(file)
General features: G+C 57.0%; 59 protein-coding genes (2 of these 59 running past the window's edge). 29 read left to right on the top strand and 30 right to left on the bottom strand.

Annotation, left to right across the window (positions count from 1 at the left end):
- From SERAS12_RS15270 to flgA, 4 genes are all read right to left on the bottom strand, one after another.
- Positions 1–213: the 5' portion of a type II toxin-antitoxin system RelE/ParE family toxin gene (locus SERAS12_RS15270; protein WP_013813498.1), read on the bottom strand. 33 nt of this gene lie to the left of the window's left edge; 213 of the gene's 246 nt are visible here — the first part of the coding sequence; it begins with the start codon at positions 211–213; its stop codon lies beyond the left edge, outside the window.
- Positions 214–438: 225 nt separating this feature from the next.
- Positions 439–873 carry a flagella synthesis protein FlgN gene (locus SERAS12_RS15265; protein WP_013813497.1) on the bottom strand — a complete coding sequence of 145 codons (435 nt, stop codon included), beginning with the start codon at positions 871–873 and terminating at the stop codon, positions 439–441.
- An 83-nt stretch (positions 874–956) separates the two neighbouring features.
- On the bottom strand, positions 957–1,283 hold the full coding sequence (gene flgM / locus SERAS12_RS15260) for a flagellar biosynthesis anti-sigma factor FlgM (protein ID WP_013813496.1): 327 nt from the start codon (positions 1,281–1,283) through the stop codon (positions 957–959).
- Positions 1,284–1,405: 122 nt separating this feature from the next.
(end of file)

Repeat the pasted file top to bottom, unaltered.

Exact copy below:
General features: G+C 57.0%; 59 protein-coding genes (2 of these 59 running past the window's edge). 29 read left to right on the top strand and 30 right to left on the bottom strand.

Annotation, left to right across the window (positions count from 1 at the left end):
- From SERAS12_RS15270 to flgA, 4 genes are all read right to left on the bottom strand, one after another.
- Positions 1–213: the 5' portion of a type II toxin-antitoxin system RelE/ParE family toxin gene (locus SERAS12_RS15270; protein WP_013813498.1), read on the bottom strand. 33 nt of this gene lie to the left of the window's left edge; 213 of the gene's 246 nt are visible here — the first part of the coding sequence; it begins with the start codon at positions 211–213; its stop codon lies beyond the left edge, outside the window.
- Positions 214–438: 225 nt separating this feature from the next.
- Positions 439–873 carry a flagella synthesis protein FlgN gene (locus SERAS12_RS15265; protein WP_013813497.1) on the bottom strand — a complete coding sequence of 145 codons (435 nt, stop codon included), beginning with the start codon at positions 871–873 and terminating at the stop codon, positions 439–441.
- An 83-nt stretch (positions 874–956) separates the two neighbouring features.
- On the bottom strand, positions 957–1,283 hold the full coding sequence (gene flgM / locus SERAS12_RS15260) for a flagellar biosynthesis anti-sigma factor FlgM (protein ID WP_013813496.1): 327 nt from the start codon (positions 1,281–1,283) through the stop codon (positions 957–959).
- Positions 1,284–1,405: 122 nt separating this feature from the next.